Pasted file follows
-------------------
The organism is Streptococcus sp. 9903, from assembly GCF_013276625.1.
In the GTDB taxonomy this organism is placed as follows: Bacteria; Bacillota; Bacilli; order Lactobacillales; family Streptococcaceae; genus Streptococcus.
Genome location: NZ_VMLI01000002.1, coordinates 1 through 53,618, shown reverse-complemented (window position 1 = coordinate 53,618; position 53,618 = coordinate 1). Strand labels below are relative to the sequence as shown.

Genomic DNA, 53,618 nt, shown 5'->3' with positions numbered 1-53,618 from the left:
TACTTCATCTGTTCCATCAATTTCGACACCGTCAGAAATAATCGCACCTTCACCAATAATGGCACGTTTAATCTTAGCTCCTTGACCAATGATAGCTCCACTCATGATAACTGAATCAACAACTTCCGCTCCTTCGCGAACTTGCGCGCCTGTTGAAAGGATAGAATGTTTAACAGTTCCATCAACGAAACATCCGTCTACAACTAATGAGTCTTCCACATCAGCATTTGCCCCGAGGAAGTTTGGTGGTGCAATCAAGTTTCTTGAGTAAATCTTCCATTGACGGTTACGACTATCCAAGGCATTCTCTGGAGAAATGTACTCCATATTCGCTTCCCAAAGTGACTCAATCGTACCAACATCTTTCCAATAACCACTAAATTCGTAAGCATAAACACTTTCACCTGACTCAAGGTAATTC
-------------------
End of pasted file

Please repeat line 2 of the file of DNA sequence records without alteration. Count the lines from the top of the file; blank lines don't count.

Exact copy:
In the GTDB taxonomy this organism is placed as follows: Bacteria; Bacillota; Bacilli; order Lactobacillales; family Streptococcaceae; genus Streptococcus.